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2 months ago
Scott AndersonTo Andrea BrownThanks! They sound a bit like soldier mushrooms, that appear overnight also. I did some of my own research for a change, but couldn’t find anything quite right.
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2 months ago
The forests here are dense and varied. Oak predominates, but chestnut, pine and many other species are present.
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This is an hórreo, a small granary common to Galicia, northern Portugal and Asturias. Standard features include slatted sides to allow ventilation, and an elevated base with a concrete flooring to prevent intrusion from below by rats.
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Identification, por favor?
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Andrea BrownWhile the leaves look a lot like a mimosa, some acacia species have similar ones, and the flower/bud habit of this guy would suggest one of the many acacias, perhaps Acacia dealbata, or silver wattle.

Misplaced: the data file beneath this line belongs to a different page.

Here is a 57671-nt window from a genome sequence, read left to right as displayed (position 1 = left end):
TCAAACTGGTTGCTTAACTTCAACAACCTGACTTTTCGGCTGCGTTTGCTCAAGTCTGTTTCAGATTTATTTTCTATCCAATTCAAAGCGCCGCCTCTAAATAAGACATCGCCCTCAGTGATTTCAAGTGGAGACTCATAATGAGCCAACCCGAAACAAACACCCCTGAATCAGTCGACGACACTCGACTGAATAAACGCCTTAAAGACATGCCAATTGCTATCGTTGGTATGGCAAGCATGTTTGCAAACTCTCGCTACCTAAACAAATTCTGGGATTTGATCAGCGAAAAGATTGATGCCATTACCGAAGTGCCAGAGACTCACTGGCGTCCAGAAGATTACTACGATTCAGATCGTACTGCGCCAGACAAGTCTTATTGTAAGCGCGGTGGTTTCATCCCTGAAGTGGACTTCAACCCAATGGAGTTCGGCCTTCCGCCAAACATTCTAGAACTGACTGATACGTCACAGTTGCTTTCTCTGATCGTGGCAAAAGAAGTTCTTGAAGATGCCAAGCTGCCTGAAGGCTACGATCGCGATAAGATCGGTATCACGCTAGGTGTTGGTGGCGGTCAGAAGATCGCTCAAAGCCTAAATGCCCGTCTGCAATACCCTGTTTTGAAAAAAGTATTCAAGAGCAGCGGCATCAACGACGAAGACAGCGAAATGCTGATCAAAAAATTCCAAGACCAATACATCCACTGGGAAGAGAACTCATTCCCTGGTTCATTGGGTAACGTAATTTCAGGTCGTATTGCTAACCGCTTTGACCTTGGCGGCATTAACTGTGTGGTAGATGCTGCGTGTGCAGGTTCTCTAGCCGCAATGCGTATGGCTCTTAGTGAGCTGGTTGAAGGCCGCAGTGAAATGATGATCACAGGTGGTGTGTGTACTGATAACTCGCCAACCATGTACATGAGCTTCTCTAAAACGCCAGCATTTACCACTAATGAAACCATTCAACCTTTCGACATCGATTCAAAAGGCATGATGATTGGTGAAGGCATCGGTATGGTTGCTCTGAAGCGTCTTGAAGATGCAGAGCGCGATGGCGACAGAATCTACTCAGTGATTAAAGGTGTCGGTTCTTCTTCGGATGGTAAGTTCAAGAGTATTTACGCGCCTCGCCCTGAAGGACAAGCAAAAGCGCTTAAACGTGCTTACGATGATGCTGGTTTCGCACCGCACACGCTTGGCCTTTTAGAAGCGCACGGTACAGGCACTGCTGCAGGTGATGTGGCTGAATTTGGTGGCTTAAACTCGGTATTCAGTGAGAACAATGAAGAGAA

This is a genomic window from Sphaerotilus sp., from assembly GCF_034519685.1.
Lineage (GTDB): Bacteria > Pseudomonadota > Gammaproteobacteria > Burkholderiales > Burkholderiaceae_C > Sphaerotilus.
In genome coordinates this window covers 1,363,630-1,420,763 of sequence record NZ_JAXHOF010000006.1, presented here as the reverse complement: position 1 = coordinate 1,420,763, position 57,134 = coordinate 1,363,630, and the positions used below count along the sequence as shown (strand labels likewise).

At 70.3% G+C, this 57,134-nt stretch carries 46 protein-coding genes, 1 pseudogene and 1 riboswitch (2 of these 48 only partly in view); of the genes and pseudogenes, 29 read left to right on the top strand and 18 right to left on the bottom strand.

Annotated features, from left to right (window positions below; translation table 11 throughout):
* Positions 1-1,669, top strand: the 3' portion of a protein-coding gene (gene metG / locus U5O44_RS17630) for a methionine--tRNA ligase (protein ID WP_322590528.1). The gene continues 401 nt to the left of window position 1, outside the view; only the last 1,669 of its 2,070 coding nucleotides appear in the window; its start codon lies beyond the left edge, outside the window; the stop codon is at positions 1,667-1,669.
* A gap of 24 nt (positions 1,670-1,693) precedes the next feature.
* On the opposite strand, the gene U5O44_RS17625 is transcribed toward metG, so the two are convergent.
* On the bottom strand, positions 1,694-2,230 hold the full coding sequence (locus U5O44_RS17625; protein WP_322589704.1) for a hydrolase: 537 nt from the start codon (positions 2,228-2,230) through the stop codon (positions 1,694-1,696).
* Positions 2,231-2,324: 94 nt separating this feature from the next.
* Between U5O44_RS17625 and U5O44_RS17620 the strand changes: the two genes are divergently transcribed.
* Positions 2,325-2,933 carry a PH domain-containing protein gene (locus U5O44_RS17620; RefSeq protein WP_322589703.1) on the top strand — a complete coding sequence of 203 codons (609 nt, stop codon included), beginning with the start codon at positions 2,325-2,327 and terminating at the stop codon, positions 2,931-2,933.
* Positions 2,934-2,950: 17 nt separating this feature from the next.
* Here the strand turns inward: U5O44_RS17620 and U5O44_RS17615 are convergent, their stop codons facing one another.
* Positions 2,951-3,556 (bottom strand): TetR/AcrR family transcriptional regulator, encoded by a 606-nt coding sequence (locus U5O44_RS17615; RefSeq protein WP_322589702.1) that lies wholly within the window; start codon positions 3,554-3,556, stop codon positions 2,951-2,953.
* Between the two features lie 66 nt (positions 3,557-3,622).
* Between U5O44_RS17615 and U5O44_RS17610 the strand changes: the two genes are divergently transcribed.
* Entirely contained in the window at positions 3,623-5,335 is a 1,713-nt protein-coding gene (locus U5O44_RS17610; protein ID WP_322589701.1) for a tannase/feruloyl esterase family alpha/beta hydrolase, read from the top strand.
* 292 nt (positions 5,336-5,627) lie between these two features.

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2 months ago
Scott AndersonTo Andrea BrownOh, of course. Acacia. I’ve seen this before, but couldn’t place it.
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2 months ago
Details of a small roadside church.
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An awesome spot to bike, latticed by a dense network of small, twisty roads and paths with an air of mystery - you’re always wondering what’s around the next bend.
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In Galicia
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In Galicia
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Washing station and fountain.
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Fantastic cycling, between stone walls and beneath concrete-trellised grape arbors.